I rather like pumps with pressure gauges, as I find pumping quite tedious and otherwise easily convince myself that "that's probably enough" when I've only got to about 60psi, with predictable consequences. So for me, that would incline me towards the Birzman. If you can live without an indicator, then the Fabric R200 is a well made pump that is sensibly sized and generally good to use.


Well-made shiny mini pump for road tyres. Longer than some but still pocketable and effective test report

Make and model: Fabric R200 mini pump

Size tested: Length: 235mm; Capacity: 32cc

Tell us what the product is for, and who it's aimed at. What do the manufacturers say about it? How does that compare to your own feelings about it?

Fabric says: "Hi-pressure road pump. The R200 pump provides much of the compactness and portability of the R150 with the greater efficiency of a longer pump. Able to inflate tyres to 120psi, and with a host of innovative features, including a retractable head mounted on a flexible hose to prevent jarring and damage to the valve, the R200 is a perfect companion for the serious road cyclist."

Tell us some more about the technical aspects of the product?

120psi capacity from compact, feature-rich mini pump

Length: 235mm

Capacity: 32cc

Over-handle design

Sandblasted aluminum body

Snap fit frame mount included

High pressure 120psi / 8.3bar

Rate the product for quality of construction:

Solid aluminium and tough plastic. Has a premium finish.

Rate the product for performance:

Not the fastest, even among mini pumps, but it is fairly nice to use. The head is effective and holds on very dependably, even if it takes a while to fit.

Rate the product for durability:

Issues with the prototype supplied initially, but these have been resolved with the production units, and it's built to last now.

Rate the product for weight (if applicable)

Among the heavier of the full metal mini pumps, but that's because it's solidly made.

Rate the product for comfort (if applicable)

Longer piston handle removes risk of trapping fingers.

Rate the product for value:

Shiny mini pumps are mostly £25-30, so this is pushing it a bit. It's solidly built, but you can get pumps with a built-in pressure gauge for this money.

Tell us how the product performed overall when used for its designed purpose

It does fine – you can get to the required pressures without straining too much, but it'll take a while. The head isn't mega fast to fit, but it holds on well.

Tell us what you particularly liked about the product

Solid build quality, I didn't trap my fingers, good seal on the valve. Longer stroke means road pressures are possible.

Tell us what you particularly disliked about the product

I'd like a pressure gauge. It doesn't reach road pressures as fast as some mini pumps.

Did you enjoy using the product? Yes

Would you consider buying the product? Maybe

Would you recommend the product to a friend? There are a lot of options, it would depend!

Use this box to explain your score

It's well made, comfortable to use, and it'll get you to road pressures. The head isn't necessarily an improvement on some competing designs, but it works fine. Overall it performs well, but I couldn't say it significantly improved on lots of other decent mini pumps out there, except perhaps in terms of solidity – it feels like it should last well.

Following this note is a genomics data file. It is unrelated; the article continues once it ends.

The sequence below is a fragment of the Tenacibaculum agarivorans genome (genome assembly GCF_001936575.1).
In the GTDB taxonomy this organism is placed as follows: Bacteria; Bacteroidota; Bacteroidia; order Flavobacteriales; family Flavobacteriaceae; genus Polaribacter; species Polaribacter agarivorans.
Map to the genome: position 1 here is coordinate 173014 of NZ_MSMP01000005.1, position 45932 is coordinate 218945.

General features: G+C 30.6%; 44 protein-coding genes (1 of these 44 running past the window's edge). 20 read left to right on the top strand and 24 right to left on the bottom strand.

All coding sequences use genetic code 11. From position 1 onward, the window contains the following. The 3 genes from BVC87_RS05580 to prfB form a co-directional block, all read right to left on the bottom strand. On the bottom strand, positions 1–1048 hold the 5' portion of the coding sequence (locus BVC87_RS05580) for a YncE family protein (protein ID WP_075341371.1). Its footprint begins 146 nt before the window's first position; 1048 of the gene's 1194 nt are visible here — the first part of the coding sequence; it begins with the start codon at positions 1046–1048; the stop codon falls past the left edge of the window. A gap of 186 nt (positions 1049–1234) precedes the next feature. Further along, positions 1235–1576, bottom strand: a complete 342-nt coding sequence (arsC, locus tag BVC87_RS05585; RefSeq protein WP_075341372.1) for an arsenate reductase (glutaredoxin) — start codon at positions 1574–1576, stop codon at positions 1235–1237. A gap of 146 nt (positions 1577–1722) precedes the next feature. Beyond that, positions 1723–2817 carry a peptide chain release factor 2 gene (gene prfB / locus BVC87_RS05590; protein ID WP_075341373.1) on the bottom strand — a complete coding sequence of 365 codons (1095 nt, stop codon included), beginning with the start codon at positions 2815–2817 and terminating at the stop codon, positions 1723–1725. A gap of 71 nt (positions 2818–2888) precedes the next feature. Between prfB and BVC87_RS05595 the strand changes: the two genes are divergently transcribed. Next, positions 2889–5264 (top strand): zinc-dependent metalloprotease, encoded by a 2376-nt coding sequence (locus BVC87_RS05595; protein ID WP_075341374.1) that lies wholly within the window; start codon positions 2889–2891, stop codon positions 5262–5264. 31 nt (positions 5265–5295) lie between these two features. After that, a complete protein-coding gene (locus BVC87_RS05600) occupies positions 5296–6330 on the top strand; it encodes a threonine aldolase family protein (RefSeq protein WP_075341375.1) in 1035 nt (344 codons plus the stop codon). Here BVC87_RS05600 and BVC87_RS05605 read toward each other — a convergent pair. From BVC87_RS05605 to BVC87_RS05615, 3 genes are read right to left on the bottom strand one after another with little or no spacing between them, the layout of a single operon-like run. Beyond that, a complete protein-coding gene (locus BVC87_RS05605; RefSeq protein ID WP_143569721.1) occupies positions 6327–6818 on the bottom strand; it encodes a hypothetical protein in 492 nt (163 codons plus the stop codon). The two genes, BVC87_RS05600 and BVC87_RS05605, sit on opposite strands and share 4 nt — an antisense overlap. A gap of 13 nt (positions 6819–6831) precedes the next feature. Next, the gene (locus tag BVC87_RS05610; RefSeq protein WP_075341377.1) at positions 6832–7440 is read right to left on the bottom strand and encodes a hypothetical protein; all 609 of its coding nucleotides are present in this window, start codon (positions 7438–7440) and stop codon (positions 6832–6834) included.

Overall rating: 7/10

About the tester

Age: 37  Height: 188cm  Weight: 78kg

I usually ride: On-one Bish Bash Bosh  My best bike is: Rose X-Lite CRS

I've been riding for: Over 20 years  I ride: Most days  I would class myself as: Expert

I regularly do the following types of riding: road racing, time trialling, cyclo-cross, commuting, touring, club rides, sportives, general fitness riding, fixed/singlespeed, mountain biking

Jez spends his days making robots that drive cars but is happiest when on two wheels.  His roots are in mountain biking but he spends more time nowadays on the road, occasionally racing but more often just riding. 

Add new comment


froze | 3 years ago

I have a comment about your article where you state: "Mini pumps are mostly intended as a mean of getting you home after a flat, rather than pre-ride setup."  I'm sorry, but not only is that not true, but if it were true it would be unacceptable to me because I don't go home after having a flat because I can't put enough air into my tire. 

I have a Lezyne Road Drive the large 283mm long one, and I can pump up my tire to whatever pressure I leave the house with, and it will only take around 270 strokes to get to 90 psi, I've been able to get it to 110 psi in about 300 strokes.

I also have a Topeak Race Rocket HP, it too can get to 90 and beyond, though that one takes more strokes and effort at the end then the Lezyne does.

I even have an older SKS Raceday Carbon direct connect mini that was able to get to 100 psi, but that one took more strokes and effort than the even the Topeak, but it would get there.

There are maybe 2 to 4 other pumps that have come out recently that can get you to pre-ride set up pressures, but MOST do not no matter what the psi they claim they can reach.

mdavidford replied to froze | 3 years ago

So there are a few that get you to pre-ride pressures, but most won't? In which case, the bit you've quoted seems entirely correct - they're 'mostly intended' just to get you home.

Besides which, just because you're using something in one way doesn't mean that that's the purpose it was intended for.